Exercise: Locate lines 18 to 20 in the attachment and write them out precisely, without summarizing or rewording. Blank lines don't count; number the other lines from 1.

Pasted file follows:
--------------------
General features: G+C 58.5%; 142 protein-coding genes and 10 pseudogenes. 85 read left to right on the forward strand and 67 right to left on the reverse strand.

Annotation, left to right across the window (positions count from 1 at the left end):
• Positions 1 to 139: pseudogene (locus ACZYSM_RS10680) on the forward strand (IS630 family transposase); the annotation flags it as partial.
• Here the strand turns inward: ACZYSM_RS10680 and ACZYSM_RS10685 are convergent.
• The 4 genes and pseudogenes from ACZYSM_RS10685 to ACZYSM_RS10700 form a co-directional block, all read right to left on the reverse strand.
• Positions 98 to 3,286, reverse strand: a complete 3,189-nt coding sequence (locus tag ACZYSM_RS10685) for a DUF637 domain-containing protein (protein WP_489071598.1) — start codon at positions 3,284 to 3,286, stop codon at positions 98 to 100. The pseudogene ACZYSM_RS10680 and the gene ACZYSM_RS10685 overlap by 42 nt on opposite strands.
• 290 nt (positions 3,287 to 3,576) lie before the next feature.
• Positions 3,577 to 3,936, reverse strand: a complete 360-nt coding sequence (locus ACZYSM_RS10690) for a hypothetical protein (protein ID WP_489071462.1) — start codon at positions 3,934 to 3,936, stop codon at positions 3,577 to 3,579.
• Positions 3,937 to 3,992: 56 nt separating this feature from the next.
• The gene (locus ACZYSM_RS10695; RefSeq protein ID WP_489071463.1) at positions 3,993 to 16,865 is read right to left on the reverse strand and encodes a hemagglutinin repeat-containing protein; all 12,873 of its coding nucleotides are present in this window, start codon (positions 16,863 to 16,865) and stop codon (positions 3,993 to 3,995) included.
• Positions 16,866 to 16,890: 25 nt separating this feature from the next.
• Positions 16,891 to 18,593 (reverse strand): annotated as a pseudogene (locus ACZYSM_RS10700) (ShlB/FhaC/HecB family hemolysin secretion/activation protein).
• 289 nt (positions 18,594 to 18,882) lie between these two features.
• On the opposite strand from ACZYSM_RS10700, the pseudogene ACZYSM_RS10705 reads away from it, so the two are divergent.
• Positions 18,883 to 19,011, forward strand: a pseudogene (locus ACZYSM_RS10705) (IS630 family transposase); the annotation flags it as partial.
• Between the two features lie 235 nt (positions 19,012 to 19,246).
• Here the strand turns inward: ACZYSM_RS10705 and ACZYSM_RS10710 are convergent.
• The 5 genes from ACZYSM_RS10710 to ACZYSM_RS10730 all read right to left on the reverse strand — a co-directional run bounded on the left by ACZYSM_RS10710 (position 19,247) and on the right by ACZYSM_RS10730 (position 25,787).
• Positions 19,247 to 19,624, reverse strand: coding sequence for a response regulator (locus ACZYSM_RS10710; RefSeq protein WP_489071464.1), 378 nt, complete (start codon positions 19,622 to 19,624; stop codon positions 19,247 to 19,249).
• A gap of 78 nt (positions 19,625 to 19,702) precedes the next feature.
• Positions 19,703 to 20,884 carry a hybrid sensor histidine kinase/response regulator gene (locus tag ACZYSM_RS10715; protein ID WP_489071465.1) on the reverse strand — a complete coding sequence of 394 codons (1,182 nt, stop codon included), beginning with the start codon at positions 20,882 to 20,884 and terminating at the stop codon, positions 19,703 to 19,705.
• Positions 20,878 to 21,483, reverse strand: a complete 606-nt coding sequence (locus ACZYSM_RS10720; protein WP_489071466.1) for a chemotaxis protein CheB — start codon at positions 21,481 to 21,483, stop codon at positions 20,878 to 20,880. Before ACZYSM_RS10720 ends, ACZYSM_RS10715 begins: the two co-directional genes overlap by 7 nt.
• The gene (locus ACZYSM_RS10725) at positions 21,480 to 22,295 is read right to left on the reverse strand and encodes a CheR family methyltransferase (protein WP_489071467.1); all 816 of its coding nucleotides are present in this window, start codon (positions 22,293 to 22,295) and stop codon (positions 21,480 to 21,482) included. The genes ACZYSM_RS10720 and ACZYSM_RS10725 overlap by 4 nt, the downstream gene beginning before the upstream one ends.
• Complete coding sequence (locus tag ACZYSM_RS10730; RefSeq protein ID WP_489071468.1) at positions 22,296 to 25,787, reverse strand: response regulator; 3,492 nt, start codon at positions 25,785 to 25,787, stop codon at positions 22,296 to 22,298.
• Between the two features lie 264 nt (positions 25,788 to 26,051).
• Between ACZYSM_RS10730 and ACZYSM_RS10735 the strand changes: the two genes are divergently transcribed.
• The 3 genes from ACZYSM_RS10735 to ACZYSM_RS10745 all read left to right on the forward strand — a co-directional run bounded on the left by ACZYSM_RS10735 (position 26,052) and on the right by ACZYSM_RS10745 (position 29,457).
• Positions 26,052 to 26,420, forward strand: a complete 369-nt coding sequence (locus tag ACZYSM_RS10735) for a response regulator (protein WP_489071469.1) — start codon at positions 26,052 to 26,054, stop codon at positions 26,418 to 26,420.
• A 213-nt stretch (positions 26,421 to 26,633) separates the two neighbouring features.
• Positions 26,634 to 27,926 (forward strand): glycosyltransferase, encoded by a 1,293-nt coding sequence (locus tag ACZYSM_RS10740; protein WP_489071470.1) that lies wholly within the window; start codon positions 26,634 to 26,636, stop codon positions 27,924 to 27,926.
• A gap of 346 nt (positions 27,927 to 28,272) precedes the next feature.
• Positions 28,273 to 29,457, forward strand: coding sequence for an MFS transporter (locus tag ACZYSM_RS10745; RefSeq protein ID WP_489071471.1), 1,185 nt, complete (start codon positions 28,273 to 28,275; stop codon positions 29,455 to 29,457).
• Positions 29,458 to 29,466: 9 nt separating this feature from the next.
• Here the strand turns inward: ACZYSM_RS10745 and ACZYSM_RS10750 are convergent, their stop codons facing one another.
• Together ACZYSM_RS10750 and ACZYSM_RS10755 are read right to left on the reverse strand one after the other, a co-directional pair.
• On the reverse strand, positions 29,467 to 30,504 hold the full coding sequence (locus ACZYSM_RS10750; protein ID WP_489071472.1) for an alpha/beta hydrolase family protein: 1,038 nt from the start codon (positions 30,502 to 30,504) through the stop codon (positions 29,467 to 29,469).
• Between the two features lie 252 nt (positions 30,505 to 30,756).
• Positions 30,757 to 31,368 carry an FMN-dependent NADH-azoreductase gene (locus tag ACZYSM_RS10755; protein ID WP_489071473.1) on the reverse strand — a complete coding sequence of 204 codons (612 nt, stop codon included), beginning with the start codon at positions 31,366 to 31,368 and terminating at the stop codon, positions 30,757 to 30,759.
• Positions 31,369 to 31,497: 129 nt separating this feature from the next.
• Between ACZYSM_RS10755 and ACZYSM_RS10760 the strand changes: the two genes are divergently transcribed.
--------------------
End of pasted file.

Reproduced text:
• The 5 genes from ACZYSM_RS10710 to ACZYSM_RS10730 all read right to left on the reverse strand — a co-directional run bounded on the left by ACZYSM_RS10710 (position 19,247) and on the right by ACZYSM_RS10730 (position 25,787).
• Positions 19,247 to 19,624, reverse strand: coding sequence for a response regulator (locus ACZYSM_RS10710; RefSeq protein WP_489071464.1), 378 nt, complete (start codon positions 19,622 to 19,624; stop codon positions 19,247 to 19,249).
• A gap of 78 nt (positions 19,625 to 19,702) precedes the next feature.